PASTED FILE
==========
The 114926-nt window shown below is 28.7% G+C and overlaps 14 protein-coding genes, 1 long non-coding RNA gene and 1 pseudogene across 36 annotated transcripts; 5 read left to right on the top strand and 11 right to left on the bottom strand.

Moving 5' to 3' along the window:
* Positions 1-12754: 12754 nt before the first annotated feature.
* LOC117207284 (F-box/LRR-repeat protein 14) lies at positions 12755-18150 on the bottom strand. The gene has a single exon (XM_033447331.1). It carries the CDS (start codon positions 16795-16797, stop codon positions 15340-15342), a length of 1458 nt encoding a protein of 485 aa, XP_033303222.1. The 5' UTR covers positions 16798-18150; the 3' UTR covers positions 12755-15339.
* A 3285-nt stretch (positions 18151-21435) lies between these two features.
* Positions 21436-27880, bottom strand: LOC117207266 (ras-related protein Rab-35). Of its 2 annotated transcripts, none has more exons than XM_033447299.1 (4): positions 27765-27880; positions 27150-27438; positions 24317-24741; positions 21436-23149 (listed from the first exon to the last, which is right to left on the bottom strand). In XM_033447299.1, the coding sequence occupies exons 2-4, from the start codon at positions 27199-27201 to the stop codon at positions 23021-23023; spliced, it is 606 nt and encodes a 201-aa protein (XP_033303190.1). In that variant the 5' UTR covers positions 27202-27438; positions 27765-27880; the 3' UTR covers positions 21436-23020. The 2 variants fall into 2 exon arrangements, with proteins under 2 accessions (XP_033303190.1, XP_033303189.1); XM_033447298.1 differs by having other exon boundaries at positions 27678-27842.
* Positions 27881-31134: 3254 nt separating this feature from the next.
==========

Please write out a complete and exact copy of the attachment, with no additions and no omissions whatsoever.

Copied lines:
The 114926-nt window shown below is 28.7% G+C and overlaps 14 protein-coding genes, 1 long non-coding RNA gene and 1 pseudogene across 36 annotated transcripts; 5 read left to right on the top strand and 11 right to left on the bottom strand.

Moving 5' to 3' along the window:
* Positions 1-12754: 12754 nt before the first annotated feature.
* LOC117207284 (F-box/LRR-repeat protein 14) lies at positions 12755-18150 on the bottom strand. The gene has a single exon (XM_033447331.1). It carries the CDS (start codon positions 16795-16797, stop codon positions 15340-15342), a length of 1458 nt encoding a protein of 485 aa, XP_033303222.1. The 5' UTR covers positions 16798-18150; the 3' UTR covers positions 12755-15339.
* A 3285-nt stretch (positions 18151-21435) lies between these two features.
* Positions 21436-27880, bottom strand: LOC117207266 (ras-related protein Rab-35). Of its 2 annotated transcripts, none has more exons than XM_033447299.1 (4): positions 27765-27880; positions 27150-27438; positions 24317-24741; positions 21436-23149 (listed from the first exon to the last, which is right to left on the bottom strand). In XM_033447299.1, the coding sequence occupies exons 2-4, from the start codon at positions 27199-27201 to the stop codon at positions 23021-23023; spliced, it is 606 nt and encodes a 201-aa protein (XP_033303190.1). In that variant the 5' UTR covers positions 27202-27438; positions 27765-27880; the 3' UTR covers positions 21436-23020. The 2 variants fall into 2 exon arrangements, with proteins under 2 accessions (XP_033303190.1, XP_033303189.1); XM_033447298.1 differs by having other exon boundaries at positions 27678-27842.
* Positions 27881-31134: 3254 nt separating this feature from the next.